In wet season the savannahs are typically flooded and lush green whereas during dry spells from January to March their grass typically looks yellow and their then concrete like soil can even get cracks due to drought. In the latter period bush fires are not uncommon and capybaras, cattle, horses, caimans and other habitants of the llanos increasingly struggle for survival.
On the bright side: Animals are easy to spot during dry season as the vegetation is not as dense and lush and wildlife concentrates near water sources (see photo on right: various genus of birds gather around a waterhole). Off roads are now dry and easier to navigate. During wet season some areas of Los Llanos are best reached by boat - a real adventure!
From dry season's desert like savannah look with large groups of birds around the scarce waterholes to the Llanos' lush and green look during rain season, each period has its perks.
Gallery forests offer greater protection from fire which would kill tree seedlings. These green corridors are important for the Llanos' ecosystem as their soil is fertile, their forests rich in fruit and seeds and their water supplies reliable even during dry spells. Gallery forests provide shelter to a range of species including monkeys, macaws, anteaters and hoatzins.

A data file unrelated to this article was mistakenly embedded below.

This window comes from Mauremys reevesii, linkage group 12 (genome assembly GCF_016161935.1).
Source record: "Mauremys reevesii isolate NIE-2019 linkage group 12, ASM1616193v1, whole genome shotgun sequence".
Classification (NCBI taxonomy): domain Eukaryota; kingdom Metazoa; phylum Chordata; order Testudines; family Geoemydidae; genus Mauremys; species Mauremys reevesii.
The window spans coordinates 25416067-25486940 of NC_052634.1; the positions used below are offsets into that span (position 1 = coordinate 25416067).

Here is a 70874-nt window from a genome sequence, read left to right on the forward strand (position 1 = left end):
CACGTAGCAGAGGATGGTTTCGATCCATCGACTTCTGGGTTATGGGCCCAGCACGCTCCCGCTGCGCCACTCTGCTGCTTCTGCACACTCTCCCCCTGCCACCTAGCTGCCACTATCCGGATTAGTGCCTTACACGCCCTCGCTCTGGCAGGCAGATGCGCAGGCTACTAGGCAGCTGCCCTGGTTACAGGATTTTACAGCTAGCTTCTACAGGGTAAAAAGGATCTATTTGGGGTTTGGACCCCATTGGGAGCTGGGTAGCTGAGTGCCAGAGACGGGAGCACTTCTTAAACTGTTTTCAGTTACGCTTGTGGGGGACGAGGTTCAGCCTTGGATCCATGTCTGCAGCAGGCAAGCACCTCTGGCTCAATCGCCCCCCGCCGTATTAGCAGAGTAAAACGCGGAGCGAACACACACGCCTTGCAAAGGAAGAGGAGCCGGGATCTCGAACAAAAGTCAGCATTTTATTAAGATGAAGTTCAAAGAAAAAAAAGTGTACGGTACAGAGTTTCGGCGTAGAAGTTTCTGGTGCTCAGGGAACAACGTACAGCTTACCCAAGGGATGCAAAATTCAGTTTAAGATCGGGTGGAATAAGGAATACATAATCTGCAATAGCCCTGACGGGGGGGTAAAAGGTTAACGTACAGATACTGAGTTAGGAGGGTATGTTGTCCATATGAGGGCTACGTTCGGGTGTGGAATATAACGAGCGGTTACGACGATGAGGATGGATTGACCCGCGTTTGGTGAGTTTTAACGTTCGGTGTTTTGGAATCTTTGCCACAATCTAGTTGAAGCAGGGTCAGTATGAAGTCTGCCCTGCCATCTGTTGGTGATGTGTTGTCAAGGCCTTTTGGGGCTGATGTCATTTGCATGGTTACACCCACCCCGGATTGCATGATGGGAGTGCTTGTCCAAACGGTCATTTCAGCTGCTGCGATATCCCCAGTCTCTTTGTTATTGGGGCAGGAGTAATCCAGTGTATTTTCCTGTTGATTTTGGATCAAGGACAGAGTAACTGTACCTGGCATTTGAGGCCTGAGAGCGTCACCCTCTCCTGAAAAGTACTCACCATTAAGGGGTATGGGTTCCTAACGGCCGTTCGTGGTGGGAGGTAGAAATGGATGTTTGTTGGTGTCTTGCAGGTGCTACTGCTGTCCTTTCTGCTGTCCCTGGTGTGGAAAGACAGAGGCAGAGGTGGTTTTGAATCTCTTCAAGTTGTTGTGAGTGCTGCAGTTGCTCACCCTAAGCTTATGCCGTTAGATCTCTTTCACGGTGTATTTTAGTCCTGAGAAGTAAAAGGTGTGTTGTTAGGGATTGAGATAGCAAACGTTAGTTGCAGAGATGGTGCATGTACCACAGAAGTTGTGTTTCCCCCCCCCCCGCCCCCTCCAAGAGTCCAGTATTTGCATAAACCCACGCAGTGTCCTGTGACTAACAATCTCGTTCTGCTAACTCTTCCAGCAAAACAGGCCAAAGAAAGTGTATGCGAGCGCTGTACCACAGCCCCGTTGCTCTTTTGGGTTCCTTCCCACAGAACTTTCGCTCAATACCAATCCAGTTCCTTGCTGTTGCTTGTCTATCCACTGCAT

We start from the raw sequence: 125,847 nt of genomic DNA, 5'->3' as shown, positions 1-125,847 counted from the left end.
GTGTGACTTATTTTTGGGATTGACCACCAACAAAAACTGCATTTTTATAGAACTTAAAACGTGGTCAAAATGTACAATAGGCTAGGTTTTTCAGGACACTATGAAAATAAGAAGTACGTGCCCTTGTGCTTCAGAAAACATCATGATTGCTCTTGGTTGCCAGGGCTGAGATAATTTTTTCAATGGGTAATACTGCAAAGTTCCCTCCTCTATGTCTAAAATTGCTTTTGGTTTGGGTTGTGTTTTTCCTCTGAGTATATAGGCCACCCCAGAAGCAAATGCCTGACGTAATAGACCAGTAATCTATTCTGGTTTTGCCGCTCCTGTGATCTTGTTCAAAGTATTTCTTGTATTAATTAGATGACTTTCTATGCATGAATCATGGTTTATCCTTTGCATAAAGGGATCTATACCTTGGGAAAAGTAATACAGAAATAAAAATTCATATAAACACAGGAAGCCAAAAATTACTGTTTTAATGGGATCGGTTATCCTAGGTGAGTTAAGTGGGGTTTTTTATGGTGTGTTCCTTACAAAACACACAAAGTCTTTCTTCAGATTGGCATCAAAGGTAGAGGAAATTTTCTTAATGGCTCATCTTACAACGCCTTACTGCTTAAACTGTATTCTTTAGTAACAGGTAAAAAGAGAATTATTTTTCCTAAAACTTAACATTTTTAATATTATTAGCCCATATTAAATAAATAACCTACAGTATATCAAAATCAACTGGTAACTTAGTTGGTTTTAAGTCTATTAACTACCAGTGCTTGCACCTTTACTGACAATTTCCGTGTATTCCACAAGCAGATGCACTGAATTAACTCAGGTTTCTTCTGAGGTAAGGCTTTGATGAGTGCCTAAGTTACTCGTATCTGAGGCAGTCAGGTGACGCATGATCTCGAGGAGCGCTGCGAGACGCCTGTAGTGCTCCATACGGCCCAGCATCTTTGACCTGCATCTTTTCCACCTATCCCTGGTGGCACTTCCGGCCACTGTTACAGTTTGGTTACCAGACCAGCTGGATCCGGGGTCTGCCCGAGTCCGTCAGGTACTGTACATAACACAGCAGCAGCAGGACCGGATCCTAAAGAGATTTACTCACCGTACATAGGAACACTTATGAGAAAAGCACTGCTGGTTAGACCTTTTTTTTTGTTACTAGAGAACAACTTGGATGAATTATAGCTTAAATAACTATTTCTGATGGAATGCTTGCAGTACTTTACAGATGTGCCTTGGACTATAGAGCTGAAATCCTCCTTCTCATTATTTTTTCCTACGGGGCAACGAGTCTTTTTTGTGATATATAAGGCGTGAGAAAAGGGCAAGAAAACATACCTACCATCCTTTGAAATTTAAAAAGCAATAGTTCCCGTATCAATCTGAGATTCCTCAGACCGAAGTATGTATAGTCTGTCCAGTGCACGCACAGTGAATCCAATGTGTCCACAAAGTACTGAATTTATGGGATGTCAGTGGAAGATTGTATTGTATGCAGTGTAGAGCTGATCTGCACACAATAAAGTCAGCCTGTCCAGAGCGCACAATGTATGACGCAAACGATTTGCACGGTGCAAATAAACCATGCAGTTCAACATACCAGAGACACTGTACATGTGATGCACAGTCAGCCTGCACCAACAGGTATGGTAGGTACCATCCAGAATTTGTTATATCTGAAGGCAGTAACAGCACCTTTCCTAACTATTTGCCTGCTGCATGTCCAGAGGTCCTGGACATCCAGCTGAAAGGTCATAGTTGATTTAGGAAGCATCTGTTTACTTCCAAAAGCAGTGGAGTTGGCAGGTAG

Moriche palm fruit is edible and used to make juice, jam, ice cream, a fermented "wine", oil, desserts and snacks. The trees always grow next to water or even in the water and is important to many animal species; several bird species, such as the red-bellied macaw and chestnut-fronted macaw, use it for nesting and food. Tapirs, peccaries, fish and monkeys depend on the fruit. It is not uncommon that moriche palms are part of a gallery forest.
Planning to travel?
A great gateway to Los Llanos is the city of Yopal, located at the Piedemonte Llanero and melting Llanos with Andes, catering for spectacular scenery, excellent birdwatching, wonderful horse trekking, hiking, mountain biking and insights into the eclectic mix of Andean culture and Llanero culture. Guesthouse Villa Pepita mixes the colonial charm of the Andean region of Boyaca with the Llanos' rugged and wild cowboy spirit.